The first issue got me hooked, but by the end of the run I can't say I was so impressed. It seemed shocking for the sake of being shocking and maybe too clever for it's own good. Of course, the book looks beautiful and it was entertaining. I just didn't like it as much as some of Millar's other stuff is all I'm saying.
Since reading Top Ten, I've dipped into a few other series, trying to get a replacement fix for my journeys to and from work. The first thing I read immediately after was Ed Brubaker and Sean Phillips' highly-acclaimed Incognito:
It's about a supervillain relocated as part of a witness protection programme, who manages to blow his own cover. On the run and under threat from all sides, he begins to unearth all kinds of secrets about his past. If you're a fan of pulp heroes, or even film noir, you owe it to yourself to check this one out.
After Incognito, I read Mark Millar's Superman: Red Son:
Millar's obsessed with alternative realisations of well-known characters, set in alternative universes. Red Son is therefore the sort of thing you would expect from him, as it's set in a world where Superman's spacecraft landed in Soviet Russia. As "What If?" stories go, this is one of the best, although in my opinion not quite so rewarding as his Old Man Logan or The Ultimates.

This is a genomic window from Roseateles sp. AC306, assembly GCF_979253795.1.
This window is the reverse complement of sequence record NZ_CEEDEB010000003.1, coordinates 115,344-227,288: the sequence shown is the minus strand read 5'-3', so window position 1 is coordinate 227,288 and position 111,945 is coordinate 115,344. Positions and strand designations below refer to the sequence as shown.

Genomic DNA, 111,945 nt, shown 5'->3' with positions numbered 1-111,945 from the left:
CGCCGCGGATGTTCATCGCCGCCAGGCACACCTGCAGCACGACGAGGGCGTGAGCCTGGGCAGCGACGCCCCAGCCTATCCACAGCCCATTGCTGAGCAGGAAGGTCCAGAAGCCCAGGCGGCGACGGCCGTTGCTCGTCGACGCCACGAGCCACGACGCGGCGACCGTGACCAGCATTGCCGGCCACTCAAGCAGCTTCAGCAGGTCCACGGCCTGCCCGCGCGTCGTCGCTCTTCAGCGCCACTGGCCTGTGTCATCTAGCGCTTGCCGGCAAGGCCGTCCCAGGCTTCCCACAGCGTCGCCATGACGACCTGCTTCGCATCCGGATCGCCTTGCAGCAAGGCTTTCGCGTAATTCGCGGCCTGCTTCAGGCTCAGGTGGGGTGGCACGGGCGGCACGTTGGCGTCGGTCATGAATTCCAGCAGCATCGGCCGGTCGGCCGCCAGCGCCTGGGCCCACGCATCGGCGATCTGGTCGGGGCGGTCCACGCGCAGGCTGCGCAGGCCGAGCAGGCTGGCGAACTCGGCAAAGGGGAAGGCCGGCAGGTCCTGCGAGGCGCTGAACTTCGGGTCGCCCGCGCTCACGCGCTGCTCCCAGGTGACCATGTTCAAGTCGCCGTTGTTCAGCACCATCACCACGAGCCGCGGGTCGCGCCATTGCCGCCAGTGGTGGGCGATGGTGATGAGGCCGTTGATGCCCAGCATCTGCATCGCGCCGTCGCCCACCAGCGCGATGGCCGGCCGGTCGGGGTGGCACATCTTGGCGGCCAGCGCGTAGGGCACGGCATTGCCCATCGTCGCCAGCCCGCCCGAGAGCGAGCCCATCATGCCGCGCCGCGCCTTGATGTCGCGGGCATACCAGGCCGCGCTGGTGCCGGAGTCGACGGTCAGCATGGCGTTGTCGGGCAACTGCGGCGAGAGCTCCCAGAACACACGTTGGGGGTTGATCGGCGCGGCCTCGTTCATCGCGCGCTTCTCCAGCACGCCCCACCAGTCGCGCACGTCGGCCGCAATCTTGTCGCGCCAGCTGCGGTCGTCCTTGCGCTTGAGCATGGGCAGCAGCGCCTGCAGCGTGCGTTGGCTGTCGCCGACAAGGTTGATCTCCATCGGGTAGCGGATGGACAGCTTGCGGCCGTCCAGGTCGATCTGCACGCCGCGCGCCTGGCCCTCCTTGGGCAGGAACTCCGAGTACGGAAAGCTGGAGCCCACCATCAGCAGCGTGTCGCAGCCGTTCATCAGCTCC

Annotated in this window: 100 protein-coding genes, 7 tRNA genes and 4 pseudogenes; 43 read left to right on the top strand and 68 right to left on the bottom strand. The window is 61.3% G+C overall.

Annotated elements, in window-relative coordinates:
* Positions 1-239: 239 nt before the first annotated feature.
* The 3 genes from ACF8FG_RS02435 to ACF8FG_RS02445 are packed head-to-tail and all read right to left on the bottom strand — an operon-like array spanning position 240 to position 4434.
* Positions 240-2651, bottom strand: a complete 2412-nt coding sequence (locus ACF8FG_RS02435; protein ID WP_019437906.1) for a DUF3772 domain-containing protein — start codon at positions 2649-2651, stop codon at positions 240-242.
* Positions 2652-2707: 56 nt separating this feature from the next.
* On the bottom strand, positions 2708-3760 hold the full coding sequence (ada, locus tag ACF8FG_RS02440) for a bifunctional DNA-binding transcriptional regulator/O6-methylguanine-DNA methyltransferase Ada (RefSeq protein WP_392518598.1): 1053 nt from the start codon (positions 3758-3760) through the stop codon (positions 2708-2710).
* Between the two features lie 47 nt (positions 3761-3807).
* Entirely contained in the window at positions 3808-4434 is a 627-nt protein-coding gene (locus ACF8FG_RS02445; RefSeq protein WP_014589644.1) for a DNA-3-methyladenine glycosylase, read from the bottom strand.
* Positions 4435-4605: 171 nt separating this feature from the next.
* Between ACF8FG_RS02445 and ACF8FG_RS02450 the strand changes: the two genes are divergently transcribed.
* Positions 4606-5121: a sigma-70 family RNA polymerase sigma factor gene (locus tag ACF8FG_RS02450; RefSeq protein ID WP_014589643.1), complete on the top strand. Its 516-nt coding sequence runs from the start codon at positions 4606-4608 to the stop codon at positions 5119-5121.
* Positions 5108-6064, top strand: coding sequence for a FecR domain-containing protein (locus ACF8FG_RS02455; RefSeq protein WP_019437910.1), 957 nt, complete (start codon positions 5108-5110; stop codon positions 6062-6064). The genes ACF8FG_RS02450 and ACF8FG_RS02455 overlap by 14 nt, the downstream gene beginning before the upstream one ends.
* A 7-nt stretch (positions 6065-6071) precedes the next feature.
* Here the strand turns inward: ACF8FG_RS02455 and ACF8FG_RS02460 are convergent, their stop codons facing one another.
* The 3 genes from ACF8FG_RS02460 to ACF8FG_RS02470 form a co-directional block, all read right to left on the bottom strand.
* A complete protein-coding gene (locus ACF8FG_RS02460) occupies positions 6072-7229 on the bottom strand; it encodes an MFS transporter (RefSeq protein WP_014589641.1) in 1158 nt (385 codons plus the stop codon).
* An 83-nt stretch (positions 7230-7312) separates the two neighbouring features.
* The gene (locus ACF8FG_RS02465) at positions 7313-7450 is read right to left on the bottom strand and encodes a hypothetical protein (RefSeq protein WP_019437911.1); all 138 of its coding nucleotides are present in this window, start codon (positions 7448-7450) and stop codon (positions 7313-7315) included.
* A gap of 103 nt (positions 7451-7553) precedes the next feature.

Finally, more recently I've started reading Joss Whedon's take on the X-Men in The Astonishing X-Men:
The X-Men can be so frustrating, simply because the writers tend to try a bit too hard to appeal to teens and partly because the continuity is such a mess. I read Grant Morrison's New X-Men run, which had its moments, but seemed a bit detached from the X-Men legacy. Consequently I was hesitant to check Whedon's run out initially, but decided I should give it a go after hearing nothing but praise.
I have to admit it's pretty damn good so far. Whedon's writing is very well-suited to comic book storytelling and superhero teams of this nature. I'm actually a bit more optimistic about the upcoming Avengers movie now.